How do you find the first and second derivative of #ln(x/(x^2+1))#?
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To find the first and second derivatives of ln(x/(x^2+1)), we use the quotient rule for differentiation:

First Derivative: f'(x) = [1/(x/(x^2+1))][(x/(x^2+1))'  (x^2+1)'(x/(x^2+1))^2] = [(x^2+1)  x(2x)] / [(x^2+1)^2] = (x^2 + 1  2x^2) / (x^2 + 1)^2 = (1  x^2) / (x^2 + 1)^2

Second Derivative: To find the second derivative, differentiate the first derivative with respect to x: f''(x) = [(2x)(x^2 + 1)^2  (1  x^2)(2(x^2 + 1)(2x))] / (x^2 + 1)^4 = (2x(x^2 + 1)^2  2(1  x^2)(2x^3 + 2x)) / (x^2 + 1)^4 = (2x(x^2 + 1)^2  4x(1  x^2)(x^2 + 1)) / (x^2 + 1)^4 = (2x(x^4 + 2x^2 + 1)  4x(x^2 + 1  x^4  1)) / (x^2 + 1)^4 = (2x^5 + 4x^3 + 2x  4x^3  4x) / (x^2 + 1)^4 = (2x^5  4x^4  2x) / (x^2 + 1)^4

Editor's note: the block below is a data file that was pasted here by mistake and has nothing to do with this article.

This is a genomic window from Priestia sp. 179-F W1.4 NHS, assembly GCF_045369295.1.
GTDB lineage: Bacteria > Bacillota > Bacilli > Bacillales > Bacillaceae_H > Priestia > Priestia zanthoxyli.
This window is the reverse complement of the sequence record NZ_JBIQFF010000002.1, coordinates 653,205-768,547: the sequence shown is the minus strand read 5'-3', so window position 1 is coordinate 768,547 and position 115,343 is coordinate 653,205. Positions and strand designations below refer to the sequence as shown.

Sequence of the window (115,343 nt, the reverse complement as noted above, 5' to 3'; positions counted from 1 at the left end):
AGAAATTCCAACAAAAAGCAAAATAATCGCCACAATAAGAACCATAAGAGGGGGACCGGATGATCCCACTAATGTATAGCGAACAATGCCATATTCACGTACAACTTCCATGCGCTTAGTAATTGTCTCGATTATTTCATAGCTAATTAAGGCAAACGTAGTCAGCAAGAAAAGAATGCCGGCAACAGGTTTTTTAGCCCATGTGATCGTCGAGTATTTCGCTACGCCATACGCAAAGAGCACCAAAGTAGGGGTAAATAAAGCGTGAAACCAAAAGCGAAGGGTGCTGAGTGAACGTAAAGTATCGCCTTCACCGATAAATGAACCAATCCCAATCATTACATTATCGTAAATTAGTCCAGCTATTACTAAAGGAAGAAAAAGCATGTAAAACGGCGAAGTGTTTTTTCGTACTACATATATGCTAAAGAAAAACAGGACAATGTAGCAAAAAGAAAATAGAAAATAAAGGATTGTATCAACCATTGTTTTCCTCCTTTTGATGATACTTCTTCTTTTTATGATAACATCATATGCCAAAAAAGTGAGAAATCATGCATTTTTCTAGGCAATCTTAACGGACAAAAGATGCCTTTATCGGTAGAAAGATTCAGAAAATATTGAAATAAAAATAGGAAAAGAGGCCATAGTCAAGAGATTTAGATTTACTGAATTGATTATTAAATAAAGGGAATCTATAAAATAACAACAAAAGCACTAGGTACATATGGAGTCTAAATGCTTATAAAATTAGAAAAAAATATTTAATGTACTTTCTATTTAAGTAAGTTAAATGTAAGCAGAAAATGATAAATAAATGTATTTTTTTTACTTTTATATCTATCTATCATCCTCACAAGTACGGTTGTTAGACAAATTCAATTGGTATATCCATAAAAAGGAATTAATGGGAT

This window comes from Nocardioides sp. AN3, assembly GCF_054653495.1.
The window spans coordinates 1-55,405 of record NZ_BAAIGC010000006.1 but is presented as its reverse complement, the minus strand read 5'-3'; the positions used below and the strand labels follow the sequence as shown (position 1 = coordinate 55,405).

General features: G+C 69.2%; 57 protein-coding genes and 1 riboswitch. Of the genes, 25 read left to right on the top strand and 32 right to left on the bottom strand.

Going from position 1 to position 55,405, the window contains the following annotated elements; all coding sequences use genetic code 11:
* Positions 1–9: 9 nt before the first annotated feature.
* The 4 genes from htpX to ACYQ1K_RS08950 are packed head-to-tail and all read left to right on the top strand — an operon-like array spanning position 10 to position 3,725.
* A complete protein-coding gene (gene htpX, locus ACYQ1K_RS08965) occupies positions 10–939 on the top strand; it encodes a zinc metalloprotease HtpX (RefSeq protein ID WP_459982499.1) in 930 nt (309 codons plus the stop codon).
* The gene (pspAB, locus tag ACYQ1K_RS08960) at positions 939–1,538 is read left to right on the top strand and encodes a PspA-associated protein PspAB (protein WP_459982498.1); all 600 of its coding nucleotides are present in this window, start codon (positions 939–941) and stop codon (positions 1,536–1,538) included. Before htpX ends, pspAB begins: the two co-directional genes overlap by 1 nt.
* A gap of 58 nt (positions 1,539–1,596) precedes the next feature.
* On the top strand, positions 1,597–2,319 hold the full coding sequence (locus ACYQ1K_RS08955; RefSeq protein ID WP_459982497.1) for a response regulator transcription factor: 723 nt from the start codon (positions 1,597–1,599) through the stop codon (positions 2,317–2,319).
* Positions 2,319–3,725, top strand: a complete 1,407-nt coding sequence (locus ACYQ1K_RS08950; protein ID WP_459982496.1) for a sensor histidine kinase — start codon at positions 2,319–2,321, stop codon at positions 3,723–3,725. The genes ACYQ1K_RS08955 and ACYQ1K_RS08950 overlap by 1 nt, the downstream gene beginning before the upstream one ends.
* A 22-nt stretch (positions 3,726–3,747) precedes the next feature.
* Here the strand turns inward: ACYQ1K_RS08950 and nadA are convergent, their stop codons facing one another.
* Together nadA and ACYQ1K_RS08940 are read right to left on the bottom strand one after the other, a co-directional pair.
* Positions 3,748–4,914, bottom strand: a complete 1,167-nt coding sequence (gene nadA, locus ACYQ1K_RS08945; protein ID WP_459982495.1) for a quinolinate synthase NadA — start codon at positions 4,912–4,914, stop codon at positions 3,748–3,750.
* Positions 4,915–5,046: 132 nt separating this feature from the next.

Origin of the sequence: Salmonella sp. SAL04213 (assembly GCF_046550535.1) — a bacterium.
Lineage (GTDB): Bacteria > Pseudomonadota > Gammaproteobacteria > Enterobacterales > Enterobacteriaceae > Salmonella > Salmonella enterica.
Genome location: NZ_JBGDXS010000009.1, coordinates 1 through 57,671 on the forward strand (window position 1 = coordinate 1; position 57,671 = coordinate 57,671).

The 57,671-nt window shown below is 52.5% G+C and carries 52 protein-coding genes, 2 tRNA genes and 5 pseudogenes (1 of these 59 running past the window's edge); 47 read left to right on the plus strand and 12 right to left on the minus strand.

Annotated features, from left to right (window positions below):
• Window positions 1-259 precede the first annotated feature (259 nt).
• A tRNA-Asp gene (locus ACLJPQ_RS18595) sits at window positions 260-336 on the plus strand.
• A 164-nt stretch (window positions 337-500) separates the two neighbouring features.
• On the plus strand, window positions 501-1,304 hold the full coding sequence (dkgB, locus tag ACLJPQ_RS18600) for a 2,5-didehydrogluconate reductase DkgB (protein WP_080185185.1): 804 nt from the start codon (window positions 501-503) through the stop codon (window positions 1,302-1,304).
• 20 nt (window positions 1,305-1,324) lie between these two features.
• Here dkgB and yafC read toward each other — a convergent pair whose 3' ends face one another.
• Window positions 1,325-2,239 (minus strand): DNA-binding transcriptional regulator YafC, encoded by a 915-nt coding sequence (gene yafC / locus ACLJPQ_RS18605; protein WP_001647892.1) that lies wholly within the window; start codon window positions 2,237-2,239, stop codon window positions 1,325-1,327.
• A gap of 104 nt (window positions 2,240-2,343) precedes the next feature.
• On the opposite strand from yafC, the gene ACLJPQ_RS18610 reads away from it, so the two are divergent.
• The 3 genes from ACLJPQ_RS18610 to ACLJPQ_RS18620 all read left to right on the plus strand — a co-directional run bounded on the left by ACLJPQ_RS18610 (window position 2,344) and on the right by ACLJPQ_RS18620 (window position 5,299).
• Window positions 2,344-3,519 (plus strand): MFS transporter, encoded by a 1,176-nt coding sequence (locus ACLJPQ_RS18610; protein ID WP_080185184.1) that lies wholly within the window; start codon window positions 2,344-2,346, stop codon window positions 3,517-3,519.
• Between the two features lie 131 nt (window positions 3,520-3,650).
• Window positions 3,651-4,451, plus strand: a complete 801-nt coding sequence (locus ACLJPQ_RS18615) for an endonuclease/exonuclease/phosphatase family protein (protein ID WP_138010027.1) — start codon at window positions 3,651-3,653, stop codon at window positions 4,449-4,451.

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When evaluating a onesided limit, you need to be careful when a quantity is approaching zero since its sign is different depending on which way it is approaching zero from. Let us look at some examples.
When evaluating a onesided limit, you need to be careful when a quantity is approaching zero since its sign is different depending on which way it is approaching zero from. Let us look at some examples.
When evaluating a onesided limit, you need to be careful when a quantity is approaching zero since its sign is different depending on which way it is approaching zero from. Let us look at some examples.
When evaluating a onesided limit, you need to be careful when a quantity is approaching zero since its sign is different depending on which way it is approaching zero from. Let us look at some examples.
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